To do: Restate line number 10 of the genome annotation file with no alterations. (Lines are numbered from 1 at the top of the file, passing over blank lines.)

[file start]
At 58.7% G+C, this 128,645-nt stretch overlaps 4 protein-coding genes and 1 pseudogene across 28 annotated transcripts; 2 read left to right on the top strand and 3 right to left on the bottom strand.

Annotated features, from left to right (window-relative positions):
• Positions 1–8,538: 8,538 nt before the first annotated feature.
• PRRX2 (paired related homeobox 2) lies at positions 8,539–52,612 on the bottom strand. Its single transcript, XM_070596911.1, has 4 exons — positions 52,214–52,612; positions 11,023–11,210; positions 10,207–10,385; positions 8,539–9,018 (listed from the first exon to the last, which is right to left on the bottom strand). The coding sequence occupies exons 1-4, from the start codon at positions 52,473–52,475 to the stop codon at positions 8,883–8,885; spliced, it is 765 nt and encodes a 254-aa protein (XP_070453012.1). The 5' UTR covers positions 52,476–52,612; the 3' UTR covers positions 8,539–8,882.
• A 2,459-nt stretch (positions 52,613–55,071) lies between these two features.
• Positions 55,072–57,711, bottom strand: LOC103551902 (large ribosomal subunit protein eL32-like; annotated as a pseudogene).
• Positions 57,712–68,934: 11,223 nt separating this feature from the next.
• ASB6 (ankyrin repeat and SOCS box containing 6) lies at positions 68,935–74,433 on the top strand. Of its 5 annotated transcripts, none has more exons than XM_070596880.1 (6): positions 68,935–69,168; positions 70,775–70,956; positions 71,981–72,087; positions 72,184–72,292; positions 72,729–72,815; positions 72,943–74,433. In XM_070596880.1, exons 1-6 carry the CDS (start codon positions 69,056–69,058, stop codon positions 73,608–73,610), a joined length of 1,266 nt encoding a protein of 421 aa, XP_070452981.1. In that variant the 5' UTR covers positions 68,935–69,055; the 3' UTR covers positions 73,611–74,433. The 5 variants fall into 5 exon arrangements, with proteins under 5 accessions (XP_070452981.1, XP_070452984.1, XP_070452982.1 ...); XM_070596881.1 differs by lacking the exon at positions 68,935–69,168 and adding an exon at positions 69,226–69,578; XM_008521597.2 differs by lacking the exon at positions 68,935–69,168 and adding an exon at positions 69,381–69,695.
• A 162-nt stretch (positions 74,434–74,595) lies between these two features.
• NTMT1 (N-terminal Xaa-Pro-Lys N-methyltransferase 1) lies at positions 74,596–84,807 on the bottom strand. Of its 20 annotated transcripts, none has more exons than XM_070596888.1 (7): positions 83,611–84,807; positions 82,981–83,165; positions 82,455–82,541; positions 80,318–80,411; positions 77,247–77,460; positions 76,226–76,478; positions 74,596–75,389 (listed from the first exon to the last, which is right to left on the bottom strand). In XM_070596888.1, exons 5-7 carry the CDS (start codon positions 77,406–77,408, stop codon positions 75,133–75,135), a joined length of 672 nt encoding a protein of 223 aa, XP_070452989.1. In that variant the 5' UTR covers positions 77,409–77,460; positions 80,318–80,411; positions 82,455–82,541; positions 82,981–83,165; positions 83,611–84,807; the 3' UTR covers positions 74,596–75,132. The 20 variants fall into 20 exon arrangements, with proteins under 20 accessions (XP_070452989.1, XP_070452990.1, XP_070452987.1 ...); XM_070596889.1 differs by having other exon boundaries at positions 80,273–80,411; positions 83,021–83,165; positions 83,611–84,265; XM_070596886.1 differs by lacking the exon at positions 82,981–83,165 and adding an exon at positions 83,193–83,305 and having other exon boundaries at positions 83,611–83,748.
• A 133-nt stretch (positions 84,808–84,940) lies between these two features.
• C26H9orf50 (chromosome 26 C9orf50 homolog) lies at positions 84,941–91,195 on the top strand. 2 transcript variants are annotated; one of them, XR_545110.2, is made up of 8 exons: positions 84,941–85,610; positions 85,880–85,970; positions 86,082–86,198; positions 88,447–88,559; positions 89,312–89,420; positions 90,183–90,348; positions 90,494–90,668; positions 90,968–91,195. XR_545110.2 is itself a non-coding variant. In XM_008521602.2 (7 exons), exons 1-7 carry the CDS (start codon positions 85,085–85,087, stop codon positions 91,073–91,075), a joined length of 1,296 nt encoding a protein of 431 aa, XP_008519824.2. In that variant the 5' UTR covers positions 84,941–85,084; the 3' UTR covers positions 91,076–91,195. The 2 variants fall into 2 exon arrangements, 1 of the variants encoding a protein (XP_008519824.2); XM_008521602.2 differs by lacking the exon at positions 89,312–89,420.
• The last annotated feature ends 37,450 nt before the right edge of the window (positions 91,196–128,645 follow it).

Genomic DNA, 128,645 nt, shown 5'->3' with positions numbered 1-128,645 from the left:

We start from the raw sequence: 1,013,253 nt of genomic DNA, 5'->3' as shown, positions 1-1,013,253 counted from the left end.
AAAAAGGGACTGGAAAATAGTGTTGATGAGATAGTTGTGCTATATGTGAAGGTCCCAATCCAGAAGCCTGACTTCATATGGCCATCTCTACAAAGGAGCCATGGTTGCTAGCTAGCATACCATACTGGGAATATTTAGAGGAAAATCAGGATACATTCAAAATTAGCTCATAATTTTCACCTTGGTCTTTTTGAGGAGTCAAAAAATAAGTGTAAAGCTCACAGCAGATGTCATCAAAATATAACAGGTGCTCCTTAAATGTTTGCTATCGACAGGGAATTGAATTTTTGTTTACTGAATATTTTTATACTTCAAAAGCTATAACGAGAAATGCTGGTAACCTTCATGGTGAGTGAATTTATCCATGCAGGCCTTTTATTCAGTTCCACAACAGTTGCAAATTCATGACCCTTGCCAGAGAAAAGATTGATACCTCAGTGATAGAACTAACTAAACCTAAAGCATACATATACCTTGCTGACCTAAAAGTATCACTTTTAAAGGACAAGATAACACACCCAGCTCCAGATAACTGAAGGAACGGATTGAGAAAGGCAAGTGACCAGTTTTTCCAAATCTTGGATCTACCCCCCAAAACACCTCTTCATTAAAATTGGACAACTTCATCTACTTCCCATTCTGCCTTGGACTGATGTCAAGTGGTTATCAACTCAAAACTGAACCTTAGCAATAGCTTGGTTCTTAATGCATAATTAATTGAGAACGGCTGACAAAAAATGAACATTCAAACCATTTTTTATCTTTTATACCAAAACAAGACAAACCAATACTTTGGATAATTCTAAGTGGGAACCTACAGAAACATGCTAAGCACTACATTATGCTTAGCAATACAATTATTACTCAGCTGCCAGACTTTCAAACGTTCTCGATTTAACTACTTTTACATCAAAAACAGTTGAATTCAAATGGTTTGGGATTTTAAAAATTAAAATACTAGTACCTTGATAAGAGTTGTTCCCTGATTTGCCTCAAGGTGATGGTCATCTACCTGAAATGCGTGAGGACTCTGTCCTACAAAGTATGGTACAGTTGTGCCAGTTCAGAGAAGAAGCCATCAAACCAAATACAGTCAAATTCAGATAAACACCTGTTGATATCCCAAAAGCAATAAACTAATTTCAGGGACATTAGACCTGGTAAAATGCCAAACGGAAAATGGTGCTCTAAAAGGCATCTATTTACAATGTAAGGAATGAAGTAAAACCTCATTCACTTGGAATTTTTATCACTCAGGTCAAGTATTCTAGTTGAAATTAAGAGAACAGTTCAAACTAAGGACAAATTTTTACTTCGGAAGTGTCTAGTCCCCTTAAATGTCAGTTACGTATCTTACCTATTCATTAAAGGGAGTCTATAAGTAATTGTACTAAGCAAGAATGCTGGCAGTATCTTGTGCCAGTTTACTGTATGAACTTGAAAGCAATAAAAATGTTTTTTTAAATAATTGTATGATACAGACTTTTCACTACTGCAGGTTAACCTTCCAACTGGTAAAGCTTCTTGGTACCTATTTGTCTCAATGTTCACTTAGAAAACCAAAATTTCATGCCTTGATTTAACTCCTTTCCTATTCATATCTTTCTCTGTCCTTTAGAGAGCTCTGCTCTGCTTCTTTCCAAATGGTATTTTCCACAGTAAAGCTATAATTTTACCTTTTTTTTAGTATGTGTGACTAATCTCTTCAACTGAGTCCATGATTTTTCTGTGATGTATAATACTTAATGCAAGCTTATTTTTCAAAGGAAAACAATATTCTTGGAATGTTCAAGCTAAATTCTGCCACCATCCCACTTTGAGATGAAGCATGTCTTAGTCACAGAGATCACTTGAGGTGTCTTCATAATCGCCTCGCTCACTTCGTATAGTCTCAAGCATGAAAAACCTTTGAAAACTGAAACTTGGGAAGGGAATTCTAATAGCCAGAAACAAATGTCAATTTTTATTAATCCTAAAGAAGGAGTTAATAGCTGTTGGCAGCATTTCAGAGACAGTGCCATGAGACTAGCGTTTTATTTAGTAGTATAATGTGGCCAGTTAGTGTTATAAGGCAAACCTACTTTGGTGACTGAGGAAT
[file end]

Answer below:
• NTMT1 (N-terminal Xaa-Pro-Lys N-methyltransferase 1) lies at positions 74,596–84,807 on the bottom strand. Of its 20 annotated transcripts, none has more exons than XM_070596888.1 (7): positions 83,611–84,807; positions 82,981–83,165; positions 82,455–82,541; positions 80,318–80,411; positions 77,247–77,460; positions 76,226–76,478; positions 74,596–75,389 (listed from the first exon to the last, which is right to left on the bottom strand). In XM_070596888.1, exons 5-7 carry the CDS (start codon positions 77,406–77,408, stop codon positions 75,133–75,135), a joined length of 672 nt encoding a protein of 223 aa, XP_070452989.1. In that variant the 5' UTR covers positions 77,409–77,460; positions 80,318–80,411; positions 82,455–82,541; positions 82,981–83,165; positions 83,611–84,807; the 3' UTR covers positions 74,596–75,132. The 20 variants fall into 20 exon arrangements, with proteins under 20 accessions (XP_070452989.1, XP_070452990.1, XP_070452987.1 ...); XM_070596889.1 differs by having other exon boundaries at positions 80,273–80,411; positions 83,021–83,165; positions 83,611–84,265; XM_070596886.1 differs by lacking the exon at positions 82,981–83,165 and adding an exon at positions 83,193–83,305 and having other exon boundaries at positions 83,611–83,748.